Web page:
Indication – Severe pain in the abdominal area, moderate to severe chronic pain, pulmonary edema and myocardial infarction pain.
Action – The nurse must immediate contact the doctor and on his advice morphine should be administered. On administering morphine, it will bind to opiate receptors of the central nervous system (CNS) and response to pain stimuli will shift and a generalized central nervous system will be produced.
Side Effects – The side effects of morphine should be evaluated by the nurse like sedation, confusion, hallucinations, vomiting and nausea, headache, confusion, bradycardia, blurry vision, constipation, unusual dreams and etc.
Symptoms of over dosage – The symptoms of over dosage are like respiratory depression, pinpoint pupils, hypotension, deepening coma, circulatory failure and etc.
Management of dosage – The antidote of morphine should always be ready by the nurse. The antidote of morphine is Naloxone (Narcan).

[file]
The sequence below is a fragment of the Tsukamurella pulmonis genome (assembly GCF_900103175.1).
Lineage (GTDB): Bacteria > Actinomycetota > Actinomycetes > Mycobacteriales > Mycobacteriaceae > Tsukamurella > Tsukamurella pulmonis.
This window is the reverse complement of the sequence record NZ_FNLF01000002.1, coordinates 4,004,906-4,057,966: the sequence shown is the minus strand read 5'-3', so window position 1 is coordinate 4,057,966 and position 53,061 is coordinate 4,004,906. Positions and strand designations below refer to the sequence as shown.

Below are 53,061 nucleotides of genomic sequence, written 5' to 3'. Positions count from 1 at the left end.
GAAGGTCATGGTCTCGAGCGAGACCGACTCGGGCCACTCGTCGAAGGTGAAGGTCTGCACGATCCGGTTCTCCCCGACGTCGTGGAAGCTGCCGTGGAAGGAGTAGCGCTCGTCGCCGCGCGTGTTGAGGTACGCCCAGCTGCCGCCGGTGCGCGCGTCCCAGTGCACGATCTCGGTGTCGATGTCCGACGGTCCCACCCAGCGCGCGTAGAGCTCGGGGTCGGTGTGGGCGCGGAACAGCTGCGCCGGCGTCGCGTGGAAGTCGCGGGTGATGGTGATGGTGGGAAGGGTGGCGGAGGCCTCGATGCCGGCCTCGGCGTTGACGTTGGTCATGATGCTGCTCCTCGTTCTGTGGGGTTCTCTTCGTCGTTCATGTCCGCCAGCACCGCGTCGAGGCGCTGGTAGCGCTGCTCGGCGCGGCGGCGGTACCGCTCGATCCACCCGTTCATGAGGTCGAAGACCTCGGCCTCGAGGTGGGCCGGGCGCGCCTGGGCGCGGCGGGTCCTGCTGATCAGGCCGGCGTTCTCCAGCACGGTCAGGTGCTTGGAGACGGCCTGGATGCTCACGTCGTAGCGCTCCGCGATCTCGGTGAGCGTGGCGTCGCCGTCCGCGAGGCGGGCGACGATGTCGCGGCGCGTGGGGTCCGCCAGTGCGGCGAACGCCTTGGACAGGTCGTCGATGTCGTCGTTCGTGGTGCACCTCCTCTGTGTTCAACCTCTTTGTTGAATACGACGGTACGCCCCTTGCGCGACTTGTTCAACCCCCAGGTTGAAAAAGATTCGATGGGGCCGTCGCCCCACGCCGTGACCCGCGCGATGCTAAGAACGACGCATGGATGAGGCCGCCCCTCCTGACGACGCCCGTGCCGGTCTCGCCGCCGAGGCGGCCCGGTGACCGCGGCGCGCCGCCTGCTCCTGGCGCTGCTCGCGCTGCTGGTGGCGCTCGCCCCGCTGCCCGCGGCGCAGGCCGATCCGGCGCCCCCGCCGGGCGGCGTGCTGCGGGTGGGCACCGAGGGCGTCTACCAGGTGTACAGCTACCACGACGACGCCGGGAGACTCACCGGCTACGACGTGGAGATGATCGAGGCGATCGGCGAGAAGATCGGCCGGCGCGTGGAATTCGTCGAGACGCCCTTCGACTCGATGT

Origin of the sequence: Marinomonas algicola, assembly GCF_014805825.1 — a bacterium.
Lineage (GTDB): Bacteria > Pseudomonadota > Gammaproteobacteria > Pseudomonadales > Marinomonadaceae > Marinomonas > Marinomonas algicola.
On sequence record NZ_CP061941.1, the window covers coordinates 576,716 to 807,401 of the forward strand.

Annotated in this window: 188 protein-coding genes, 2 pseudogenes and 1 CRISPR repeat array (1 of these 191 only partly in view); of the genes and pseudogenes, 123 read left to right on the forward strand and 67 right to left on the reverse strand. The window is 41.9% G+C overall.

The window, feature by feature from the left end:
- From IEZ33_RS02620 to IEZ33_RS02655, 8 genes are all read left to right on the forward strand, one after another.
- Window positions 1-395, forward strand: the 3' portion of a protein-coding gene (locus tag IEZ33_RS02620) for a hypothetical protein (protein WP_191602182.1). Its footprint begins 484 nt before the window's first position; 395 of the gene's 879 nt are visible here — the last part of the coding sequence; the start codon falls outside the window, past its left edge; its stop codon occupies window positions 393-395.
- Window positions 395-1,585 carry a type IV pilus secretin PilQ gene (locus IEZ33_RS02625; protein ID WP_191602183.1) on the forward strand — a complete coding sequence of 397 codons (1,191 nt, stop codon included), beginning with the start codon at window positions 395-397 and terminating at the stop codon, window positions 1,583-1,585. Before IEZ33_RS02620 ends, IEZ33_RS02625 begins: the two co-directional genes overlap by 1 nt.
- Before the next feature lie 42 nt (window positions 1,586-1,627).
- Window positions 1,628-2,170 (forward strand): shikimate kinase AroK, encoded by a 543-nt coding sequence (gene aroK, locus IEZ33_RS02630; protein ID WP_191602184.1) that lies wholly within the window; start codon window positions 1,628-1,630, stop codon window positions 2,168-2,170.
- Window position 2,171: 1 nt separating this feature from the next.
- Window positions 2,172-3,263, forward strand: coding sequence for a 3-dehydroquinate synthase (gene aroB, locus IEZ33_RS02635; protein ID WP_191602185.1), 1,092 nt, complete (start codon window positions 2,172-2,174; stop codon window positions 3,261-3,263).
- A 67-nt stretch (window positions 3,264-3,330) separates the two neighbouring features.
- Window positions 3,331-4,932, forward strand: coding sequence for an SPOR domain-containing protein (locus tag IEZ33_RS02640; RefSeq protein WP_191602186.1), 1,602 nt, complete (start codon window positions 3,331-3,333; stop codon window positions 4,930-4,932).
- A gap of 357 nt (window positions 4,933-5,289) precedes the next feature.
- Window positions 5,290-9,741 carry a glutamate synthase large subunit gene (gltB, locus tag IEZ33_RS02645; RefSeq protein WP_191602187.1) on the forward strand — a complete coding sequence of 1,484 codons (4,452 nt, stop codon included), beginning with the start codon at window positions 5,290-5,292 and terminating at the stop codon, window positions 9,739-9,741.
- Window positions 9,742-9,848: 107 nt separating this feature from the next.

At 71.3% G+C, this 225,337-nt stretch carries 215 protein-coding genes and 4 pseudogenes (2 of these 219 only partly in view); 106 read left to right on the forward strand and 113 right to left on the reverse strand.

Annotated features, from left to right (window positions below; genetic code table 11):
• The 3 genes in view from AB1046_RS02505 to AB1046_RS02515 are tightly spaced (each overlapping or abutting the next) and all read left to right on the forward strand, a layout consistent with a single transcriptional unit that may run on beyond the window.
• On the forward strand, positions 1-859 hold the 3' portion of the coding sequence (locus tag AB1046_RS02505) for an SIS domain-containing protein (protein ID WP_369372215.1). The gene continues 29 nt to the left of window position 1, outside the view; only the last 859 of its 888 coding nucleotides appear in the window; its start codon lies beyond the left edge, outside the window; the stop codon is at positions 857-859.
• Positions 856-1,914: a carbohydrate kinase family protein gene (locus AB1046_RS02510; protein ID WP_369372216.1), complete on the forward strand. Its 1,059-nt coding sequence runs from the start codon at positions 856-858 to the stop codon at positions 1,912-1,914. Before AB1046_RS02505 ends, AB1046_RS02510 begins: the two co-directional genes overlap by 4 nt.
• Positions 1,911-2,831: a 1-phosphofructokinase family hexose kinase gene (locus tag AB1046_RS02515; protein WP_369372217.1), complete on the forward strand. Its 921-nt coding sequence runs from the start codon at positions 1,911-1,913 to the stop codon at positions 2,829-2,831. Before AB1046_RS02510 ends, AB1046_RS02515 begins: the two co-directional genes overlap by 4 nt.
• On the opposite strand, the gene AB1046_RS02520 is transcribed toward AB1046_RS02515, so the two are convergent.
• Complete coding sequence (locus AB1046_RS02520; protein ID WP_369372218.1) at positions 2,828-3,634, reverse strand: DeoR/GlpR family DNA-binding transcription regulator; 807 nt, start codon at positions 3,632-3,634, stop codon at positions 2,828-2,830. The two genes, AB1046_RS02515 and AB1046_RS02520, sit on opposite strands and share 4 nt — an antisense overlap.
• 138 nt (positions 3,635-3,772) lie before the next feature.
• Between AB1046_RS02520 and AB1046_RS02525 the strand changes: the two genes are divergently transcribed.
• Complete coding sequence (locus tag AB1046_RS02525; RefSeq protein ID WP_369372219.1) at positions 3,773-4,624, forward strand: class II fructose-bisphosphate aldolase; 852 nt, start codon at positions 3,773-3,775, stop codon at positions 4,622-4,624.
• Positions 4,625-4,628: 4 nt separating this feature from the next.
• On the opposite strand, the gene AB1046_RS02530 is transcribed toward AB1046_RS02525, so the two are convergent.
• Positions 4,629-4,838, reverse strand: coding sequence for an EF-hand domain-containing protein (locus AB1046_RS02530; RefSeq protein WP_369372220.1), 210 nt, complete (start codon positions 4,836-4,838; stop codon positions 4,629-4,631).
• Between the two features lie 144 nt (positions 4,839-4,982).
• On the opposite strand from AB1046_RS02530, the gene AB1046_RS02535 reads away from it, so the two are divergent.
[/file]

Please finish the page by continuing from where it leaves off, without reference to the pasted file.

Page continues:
The administration of morphine should be gradually stopped to prevent the symptoms after prolong usage. Fluid intake should be given to Brain to manage constipation (Shaffer and Aymong, 2014).
Charkhpour, M., Nayebi, A., Doustar, Y. and Hassanzadeh, K. (2010). 8-OH-DPAT Prevents Morphine-Induced Apoptosis in Rat Dorsal Raphe Nucleus. Anesthesia & Analgesia, 111(5), pp.1316-1321.
Hassanzadeh, K., Habibi-asl, B., Farajnia, S. and Roshangar, L. (2010). Minocycline Prevents Morphine-Induced Apoptosis in Rat Cerebral Cortex and Lumbar Spinal Cord: A Possible Mechanism for Attenuating Morphine Tolerance. Neurotox Res, 19(4), pp.649-659.
Kato, I., Startup, J. and Ram, J. (2013). Fecal Biomarkers for Research on Dietary and Lifestyle Risk Factors in Colorectal Cancer Etiology. Curr Colorectal Cancer Rep, 10(1), pp.114-131.
McConnell, B. and Yang, V. (2009). The role of inflammation in the pathogenesis of colorectal cancer. Curr colorectal cancer rep, 5(2), pp.69-74.
Shaffer, C. and Aymong, L. (2014). Administering vaccines. Nursing, 44(10), pp.46-50.
Wood, P., Yang, X. and Hrushesky, W. (2010). The Role of Circadian Rhythm in the Pathogenesis of Colorectal Cancer. Curr Colorectal Cancer Rep, 6(2), pp.74-82.